All runners in the state are prohibited from doing certain acts.  A runner must not:

  • pay a fee, rebate, or give or promise anything of value, directly or indirectly, to a jailer, law-enforcement officer, committing magistrate, or any other person who has power to arrest or hold in custody, or to any public official or public employee in order to secure a settlement, compromise, remission or reduction of the amount of any bail bond or the forfeiture thereof, including the payment to law-enforcement officers, directly or indirectly, for the arrest or apprehension of a principal or principals who have caused or will cause a forfeiture;
  • pay a fee or rebate or give anything of value to an attorney in bail bond matters;
  • pay a fee or rebate or give or promise anything of value to the principal;
  • participate in the capacity of an attorney at a trial or hearing of one on whose bond s/he is surety, nor suggest or advise the employment of, or name for employment any particular attorney to represent his/her principal;
  • accept anything of value from a principal or from anyone on behalf of a principal except the premium, which shall not exceed fifteen percent (15%) of the face amount of the bond;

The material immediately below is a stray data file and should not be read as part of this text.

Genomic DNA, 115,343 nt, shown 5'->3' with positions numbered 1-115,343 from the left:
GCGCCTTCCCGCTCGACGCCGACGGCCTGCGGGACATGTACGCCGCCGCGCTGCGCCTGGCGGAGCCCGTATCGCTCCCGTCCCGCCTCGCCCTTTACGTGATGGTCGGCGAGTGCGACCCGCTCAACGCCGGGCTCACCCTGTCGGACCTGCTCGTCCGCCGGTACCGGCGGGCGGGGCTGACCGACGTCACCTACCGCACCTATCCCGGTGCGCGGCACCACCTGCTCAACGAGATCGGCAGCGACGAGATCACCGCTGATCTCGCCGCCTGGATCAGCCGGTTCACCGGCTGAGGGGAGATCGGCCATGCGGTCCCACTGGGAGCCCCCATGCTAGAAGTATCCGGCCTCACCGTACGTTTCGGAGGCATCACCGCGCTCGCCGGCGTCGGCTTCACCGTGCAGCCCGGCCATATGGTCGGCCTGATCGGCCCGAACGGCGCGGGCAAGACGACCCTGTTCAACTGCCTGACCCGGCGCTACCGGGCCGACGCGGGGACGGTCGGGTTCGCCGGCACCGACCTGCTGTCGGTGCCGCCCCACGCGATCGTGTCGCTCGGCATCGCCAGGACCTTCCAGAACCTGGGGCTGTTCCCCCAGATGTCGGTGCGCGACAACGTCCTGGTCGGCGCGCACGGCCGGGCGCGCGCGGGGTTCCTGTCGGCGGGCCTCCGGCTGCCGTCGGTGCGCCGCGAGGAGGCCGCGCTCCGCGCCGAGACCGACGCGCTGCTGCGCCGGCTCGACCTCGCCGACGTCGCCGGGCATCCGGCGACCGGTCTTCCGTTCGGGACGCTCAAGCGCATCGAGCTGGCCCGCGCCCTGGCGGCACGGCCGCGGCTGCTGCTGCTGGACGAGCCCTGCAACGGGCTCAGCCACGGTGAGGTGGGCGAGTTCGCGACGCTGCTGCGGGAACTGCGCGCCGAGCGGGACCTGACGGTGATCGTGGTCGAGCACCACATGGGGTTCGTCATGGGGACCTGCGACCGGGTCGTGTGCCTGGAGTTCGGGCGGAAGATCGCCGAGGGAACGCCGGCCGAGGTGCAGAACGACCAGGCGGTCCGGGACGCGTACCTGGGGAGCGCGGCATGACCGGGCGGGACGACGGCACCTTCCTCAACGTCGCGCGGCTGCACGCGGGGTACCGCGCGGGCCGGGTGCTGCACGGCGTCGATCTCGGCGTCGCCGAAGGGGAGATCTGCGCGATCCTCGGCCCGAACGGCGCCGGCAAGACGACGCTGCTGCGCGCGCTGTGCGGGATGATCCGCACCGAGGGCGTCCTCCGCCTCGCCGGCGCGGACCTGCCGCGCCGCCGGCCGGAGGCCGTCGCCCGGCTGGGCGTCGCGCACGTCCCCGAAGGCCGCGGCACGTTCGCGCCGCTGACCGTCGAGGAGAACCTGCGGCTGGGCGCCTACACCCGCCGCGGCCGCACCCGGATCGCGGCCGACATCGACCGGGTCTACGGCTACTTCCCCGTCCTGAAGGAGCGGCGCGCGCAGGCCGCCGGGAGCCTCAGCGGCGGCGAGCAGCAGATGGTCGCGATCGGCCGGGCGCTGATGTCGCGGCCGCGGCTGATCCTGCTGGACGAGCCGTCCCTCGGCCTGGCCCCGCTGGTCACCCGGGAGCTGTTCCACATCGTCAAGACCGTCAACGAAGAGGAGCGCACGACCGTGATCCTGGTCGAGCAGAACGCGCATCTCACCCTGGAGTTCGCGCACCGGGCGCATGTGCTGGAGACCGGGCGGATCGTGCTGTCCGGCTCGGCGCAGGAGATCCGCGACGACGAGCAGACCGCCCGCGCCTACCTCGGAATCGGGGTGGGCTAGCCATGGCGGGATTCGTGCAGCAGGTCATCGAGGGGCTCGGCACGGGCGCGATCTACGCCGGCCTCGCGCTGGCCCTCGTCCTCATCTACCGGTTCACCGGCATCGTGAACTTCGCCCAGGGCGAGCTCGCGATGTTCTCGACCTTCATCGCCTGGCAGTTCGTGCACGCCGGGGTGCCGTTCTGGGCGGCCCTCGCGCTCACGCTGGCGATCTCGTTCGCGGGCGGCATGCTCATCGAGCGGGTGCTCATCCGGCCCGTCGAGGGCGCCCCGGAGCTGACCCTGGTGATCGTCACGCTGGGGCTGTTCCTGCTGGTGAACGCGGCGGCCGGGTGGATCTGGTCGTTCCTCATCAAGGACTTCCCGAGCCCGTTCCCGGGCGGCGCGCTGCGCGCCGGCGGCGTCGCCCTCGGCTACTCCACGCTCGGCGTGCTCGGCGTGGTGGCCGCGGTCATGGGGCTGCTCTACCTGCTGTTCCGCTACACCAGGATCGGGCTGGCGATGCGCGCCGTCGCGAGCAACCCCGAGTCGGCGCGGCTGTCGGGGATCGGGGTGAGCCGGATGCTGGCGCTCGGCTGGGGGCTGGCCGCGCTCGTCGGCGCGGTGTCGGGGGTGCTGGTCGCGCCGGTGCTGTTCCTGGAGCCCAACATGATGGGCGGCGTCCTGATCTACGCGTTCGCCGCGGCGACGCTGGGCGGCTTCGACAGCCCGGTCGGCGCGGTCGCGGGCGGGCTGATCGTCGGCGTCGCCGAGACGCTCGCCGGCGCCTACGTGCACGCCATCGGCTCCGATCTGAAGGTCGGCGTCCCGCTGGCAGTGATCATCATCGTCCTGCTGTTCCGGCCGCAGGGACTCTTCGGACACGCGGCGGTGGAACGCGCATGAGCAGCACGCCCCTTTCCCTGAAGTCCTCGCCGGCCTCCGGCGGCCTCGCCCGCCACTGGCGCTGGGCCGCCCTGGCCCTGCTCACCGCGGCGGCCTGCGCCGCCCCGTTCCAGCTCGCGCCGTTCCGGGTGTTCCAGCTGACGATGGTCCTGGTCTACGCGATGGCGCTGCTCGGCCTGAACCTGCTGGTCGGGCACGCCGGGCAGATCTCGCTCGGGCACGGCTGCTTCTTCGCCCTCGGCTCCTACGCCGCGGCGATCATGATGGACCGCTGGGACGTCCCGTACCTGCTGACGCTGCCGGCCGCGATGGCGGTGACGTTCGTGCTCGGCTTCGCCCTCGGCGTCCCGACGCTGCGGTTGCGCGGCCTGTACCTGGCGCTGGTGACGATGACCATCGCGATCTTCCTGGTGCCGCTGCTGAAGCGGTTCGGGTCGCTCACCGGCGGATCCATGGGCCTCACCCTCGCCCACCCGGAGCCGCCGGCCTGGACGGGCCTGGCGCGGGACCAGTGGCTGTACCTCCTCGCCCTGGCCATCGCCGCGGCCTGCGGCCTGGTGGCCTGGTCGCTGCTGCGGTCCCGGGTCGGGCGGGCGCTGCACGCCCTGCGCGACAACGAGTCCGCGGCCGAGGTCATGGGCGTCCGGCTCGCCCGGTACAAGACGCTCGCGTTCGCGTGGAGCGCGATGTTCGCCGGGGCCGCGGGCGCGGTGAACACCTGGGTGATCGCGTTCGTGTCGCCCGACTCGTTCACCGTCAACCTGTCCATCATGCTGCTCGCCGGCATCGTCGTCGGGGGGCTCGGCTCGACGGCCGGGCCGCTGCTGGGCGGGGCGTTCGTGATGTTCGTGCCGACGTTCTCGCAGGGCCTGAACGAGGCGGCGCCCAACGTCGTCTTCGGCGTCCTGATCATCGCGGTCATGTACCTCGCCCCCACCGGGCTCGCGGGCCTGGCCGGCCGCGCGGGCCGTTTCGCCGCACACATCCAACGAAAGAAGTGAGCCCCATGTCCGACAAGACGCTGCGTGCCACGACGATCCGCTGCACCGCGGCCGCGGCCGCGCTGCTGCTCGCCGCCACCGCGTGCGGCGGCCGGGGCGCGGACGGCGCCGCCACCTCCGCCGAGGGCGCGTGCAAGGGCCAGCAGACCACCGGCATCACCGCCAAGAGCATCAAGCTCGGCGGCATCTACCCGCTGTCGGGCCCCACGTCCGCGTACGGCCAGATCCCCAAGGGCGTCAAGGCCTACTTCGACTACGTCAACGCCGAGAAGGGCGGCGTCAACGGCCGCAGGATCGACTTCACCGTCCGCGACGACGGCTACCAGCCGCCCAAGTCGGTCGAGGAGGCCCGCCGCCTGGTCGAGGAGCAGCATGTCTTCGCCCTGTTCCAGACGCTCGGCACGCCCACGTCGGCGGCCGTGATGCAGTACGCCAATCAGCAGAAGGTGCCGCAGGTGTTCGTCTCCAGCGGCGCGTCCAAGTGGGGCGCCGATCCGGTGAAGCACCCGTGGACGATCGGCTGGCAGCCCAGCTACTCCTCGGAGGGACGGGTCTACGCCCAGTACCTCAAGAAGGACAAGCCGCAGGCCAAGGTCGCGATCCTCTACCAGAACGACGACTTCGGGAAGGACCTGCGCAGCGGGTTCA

• solicit business in any of the courts or on the premises of any of the courts of this State, in the office of any magistrate and in or about any place where prisoners are confined;
  • loitering in or about a magistrate’s office or any place where prisoners are confined shall be prima facie evidence of soliciting;
  • advise or assist the principal for the purpose of forfeiting bond;
  • impersonate a law-enforcement officer;
  • falsely represent that the bail bondsman or runner is in any way connected with an agency of the federal government or of a state or local government[ix].

 

[i] N.C. Gen. Stat. § 58-71-1.

[ii] N.C. Gen. Stat. § 58-71-40.

[iii] Id.

[iv] N.C. Gen. Stat. § 58-71-45.

[v] N.C. Gen. Stat. § 58-71-50.

[vi] N.C. Gen. Stat. § 58-71-65.

[vii] Id.

[viii] N.C. Gen. Stat. § 58-71-71.

[ix] N.C. Gen. Stat. § 58-71-95.


Inside North Carolina